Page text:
Music Notes for May 19, 2024

Hymn of the Day: O Spirit all-embracing and counselor all-wise, ACS 944
Text: Delores Dufner, OSB, (1939)
Tune: THAXED, Gustav Holst, 1874–1934

This hymn text by Benedictine sister Delores Dufner sings praise to the Holy Spirit, which enables prayer and discernment. The sweeping tune THAXED may be familiar from other hymn texts (ELW 710, 880). In this context it is particularly fitting for its ability to express reverence with humility, honesty, and clarity. The most obvious use of this hymn is at Pentecost, but it is appropriate to other seasons and occasions too. Whenever God’s people need passion, inspiration, and a ceaseless wind and undying flame to urge them forward, this hymn can prepare them for prayer and attentiveness to the Spirit’s movement.

Thaxted" is a hymn tune by the English composer Gustav Holst, based on the stately theme from the middle section of the Jupiter movement of his orchestral suite The Planets and named after Thaxted, the English village where he lived much of his life. He adapted the theme in 1921 to fit the patriotic poem "I Vow to Thee, My Country" by Cecil Spring Rice but that was as a unison song with orchestra. It did not appear as a hymn-tune called "Thaxted" until his friend Ralph Vaughan Williams included it in Songs of Praise in 1926.

After THAXTED, was originally set to the text "I vow to thee, my country" it was then used for others. That it is a splendid melody is clear. Whether it is a congregational one is less clear. Like Parry's JERUSALEM is the melody more orchestral than congregational, with problems of length and range?

Offertory: Hark! Ten-thousand Harps and Voices Robert J Powell (1932)

This is an original tune to a well-known text by Thomas Kelly (1759-1865). The text was first published in Kelly’s Hymns, &c, 2nd edition, 1806, in 7 stanzas of 6 lines, and headed with the text "Let all the angels of God worship Him." In 1812 it was included in his Hymns adapted for Social Worship, No. 7, but subsequently it was restored to the original work (edition 1853, No. 42). Its use is mainly confined to America, where it is given in several collections, including Songs for the Sanctuary, 1865. In most cases it is abbreviated.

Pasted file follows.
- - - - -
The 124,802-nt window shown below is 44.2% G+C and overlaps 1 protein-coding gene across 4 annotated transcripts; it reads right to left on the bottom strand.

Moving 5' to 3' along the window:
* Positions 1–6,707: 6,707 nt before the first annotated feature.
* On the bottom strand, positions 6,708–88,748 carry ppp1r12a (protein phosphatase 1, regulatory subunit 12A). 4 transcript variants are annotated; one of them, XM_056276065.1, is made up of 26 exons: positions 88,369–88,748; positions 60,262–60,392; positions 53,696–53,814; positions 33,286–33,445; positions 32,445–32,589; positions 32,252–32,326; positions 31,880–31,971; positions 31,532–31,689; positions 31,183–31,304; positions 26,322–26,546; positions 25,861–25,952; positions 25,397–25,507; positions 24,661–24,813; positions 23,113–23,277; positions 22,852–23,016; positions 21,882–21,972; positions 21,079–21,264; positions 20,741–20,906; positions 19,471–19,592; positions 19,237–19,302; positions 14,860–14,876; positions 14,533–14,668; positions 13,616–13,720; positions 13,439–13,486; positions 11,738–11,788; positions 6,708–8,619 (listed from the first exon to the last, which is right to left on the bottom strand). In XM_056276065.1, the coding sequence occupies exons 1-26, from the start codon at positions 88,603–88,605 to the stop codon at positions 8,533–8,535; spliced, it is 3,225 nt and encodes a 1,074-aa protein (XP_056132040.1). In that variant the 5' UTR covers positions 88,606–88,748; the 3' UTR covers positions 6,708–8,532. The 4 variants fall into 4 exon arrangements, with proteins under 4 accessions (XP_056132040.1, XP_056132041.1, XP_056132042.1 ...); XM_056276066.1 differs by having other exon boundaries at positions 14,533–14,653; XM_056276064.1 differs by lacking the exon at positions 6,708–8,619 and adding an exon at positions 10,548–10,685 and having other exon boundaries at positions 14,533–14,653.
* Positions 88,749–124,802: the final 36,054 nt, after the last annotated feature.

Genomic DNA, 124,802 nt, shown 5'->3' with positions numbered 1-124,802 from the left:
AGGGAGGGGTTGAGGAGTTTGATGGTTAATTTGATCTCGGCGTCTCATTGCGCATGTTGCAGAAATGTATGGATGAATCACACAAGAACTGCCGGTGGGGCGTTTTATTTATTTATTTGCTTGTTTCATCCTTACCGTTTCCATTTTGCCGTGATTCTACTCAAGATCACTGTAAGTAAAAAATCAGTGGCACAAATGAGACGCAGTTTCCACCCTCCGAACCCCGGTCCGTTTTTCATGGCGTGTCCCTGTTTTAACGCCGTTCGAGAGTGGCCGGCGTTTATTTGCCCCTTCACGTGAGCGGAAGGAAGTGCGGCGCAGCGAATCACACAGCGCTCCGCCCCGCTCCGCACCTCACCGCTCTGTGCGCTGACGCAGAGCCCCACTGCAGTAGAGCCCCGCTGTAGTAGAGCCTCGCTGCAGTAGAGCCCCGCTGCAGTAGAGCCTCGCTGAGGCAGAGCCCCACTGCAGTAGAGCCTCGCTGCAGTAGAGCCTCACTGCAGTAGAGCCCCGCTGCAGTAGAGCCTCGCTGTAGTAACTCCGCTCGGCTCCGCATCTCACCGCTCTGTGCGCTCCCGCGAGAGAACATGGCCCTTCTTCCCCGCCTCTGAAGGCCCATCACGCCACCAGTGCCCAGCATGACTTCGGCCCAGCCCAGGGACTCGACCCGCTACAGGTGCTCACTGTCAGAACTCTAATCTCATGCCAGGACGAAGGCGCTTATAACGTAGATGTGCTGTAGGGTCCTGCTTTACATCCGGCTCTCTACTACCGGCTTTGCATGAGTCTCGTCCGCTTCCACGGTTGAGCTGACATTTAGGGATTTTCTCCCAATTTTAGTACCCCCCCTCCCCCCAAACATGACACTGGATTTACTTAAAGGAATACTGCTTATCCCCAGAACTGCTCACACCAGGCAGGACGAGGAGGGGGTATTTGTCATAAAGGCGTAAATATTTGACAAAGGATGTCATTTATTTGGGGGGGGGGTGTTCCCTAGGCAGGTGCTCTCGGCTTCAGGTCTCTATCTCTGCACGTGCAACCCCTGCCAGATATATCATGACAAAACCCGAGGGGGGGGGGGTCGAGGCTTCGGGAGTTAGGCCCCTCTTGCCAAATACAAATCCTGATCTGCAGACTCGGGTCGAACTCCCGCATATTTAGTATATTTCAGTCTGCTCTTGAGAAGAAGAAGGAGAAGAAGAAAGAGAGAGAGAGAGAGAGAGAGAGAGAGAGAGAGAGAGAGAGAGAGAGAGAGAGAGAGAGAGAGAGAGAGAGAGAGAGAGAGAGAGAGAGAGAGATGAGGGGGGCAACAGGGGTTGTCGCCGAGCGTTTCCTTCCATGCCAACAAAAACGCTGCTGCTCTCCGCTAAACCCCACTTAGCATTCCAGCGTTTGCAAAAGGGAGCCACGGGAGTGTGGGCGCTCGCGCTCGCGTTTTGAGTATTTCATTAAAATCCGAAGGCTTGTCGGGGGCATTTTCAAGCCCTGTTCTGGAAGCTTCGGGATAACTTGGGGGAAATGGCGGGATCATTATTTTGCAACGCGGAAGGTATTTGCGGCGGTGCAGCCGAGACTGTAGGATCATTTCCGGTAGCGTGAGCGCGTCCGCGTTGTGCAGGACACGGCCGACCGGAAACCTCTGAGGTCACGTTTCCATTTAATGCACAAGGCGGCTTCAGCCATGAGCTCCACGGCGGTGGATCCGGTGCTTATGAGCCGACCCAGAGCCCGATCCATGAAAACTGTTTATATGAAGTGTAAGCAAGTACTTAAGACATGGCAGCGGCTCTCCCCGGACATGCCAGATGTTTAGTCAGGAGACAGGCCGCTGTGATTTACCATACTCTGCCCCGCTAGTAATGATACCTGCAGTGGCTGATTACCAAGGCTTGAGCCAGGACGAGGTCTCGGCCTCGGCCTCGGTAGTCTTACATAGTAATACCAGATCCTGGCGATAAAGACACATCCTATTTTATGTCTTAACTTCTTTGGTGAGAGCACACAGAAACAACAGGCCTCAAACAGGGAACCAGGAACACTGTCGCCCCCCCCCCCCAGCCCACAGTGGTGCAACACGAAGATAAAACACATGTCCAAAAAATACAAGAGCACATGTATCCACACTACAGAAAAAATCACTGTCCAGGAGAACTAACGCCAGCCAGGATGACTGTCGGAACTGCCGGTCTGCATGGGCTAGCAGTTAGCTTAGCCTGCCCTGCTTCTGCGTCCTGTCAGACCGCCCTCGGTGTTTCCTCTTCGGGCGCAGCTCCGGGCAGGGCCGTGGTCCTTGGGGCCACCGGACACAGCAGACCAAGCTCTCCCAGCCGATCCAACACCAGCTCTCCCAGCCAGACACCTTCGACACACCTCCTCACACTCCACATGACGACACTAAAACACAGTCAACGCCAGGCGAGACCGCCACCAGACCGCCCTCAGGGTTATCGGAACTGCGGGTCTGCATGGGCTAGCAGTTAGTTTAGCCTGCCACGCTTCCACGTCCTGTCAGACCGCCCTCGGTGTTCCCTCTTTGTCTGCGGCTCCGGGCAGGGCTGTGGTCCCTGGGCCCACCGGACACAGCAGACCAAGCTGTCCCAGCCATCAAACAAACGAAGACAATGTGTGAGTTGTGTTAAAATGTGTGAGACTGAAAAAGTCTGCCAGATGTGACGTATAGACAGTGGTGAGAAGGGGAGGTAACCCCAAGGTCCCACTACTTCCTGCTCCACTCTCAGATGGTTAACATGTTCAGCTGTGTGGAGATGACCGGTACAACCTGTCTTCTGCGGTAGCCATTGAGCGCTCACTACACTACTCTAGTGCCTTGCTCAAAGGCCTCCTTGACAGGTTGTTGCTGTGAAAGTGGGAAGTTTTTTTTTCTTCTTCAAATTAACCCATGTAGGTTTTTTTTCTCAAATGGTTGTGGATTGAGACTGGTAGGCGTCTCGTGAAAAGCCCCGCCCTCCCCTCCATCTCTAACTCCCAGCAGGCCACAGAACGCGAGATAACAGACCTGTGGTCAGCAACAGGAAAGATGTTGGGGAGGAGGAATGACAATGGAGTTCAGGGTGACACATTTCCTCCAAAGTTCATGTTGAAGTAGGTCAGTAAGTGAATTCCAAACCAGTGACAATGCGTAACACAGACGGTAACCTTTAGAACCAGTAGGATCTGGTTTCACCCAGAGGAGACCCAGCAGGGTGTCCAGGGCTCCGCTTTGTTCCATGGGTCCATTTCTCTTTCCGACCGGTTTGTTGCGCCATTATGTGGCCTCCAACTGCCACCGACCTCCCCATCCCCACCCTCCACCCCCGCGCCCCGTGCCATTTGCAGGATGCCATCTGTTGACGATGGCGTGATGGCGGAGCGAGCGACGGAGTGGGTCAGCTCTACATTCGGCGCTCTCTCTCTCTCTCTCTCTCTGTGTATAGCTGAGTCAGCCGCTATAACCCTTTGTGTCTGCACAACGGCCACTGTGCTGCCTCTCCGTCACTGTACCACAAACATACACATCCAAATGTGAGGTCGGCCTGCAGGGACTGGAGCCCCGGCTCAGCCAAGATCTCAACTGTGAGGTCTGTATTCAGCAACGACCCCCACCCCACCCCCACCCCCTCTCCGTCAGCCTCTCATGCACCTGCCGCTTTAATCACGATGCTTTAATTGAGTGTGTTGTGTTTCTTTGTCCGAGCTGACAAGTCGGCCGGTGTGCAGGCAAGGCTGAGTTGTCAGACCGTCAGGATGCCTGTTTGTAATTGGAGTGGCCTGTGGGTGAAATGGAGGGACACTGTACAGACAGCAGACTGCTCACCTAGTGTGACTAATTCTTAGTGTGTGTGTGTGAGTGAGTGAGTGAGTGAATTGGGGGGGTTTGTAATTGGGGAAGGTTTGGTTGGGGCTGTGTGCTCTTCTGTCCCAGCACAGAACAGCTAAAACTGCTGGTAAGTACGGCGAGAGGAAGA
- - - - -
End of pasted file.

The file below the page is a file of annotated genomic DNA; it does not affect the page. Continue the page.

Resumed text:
Robert J. Powell was born in Benoit, Mississippi. Since 1958 he has published over 300 compositions for organ, choir, handbells and instrumental ensembles with leading American and English church music publishers. Robert Powell grew up in sacred music, beginning his training in the 5th grade and starting to compose in 7th grade. By age 18, he was providing piano and organ music for worship services, something he continued through his years in college and as a chaplain’s assistant in the U.S. Army. Mr. Powell holds a Bachelor of Music in Organ and Composition from Louisiana State University (1954) and a Master of Sacred Music from Union Theological Seminary in New York (1958), where he studied under Alec Wyton.

Hark, ten thousand harps and voices
Sound the note of praise above!
Jesus reigns, and Heav’n rejoices,
Jesus reigns, the God of love;
See, He sits on yonder throne;
Jesus rules the world alone.
Hallelujah! Hallelujah!
Hallelujah! Amen!

Jesus, hail! Whose glory brightens
All above, and gives it worth;
Lord of life, Thy smile enlightens,
Cheers, and charms Thy saints on earth;
When we think of love like Thine,
Lord, we own it love divine.

King of glory, reign forever!
Thine an everlasting crown.
Nothing from Thy love shall sever
Those whom Thou hast made Thine own:
Happy objects of Thy grace,
Destined to behold Thy face.

Savior, hasten Thine appearing;
Bring, O bring the glorious day,
When, the awful summons bearing
Heaven and earth shall pass away;
Then with all the saints we’ll sing,
Glory, glory to our king!
Hallelujah! Hallelujah!
Hallelujah! Amen!

Organ Voluntaries
March Upon Handel’s “Lift Up Your Heads,” Alexandre Guilmant (1837-1911)

Félix-Alexandre Guilmant was a French organist and composer. A student of his father, then of Jacques-Nicolas Lemmens, he became an organist and teacher in his place of birth. In 1871 he was appointed as organist of la Trinité church in Paris, a position that he held for 25 years. From then on he followed a career as a virtuoso; he gave concerts in Europe as well as in the USA.

Guilmant created the Schola Cantorum in 1894 with Charles Bordes and Vincent d'Indy. In 1896 he succeeded Charles-Marie Widor as organ teacher of Conservatoire de Paris. With André Pirro, he published a collection of scores, Archives des Maîtres de l'Orgue (archives of the masters of the organ), a compilation of the compositions of numerous classical French composers in ten volumes, from 1898 to 1914. He proceeded in the same manner for foreign masters of the organ, publishing l'Ecole classique de l'Orgue (Classical School of the Organ),

Guilmant was an accomplished composer, particularly for his own instrument, the organ. His organ repertoire includes his 18 collections of Pièces dans différents styles (Pieces in Differing Styles), of which today’s Voluntaries are a part.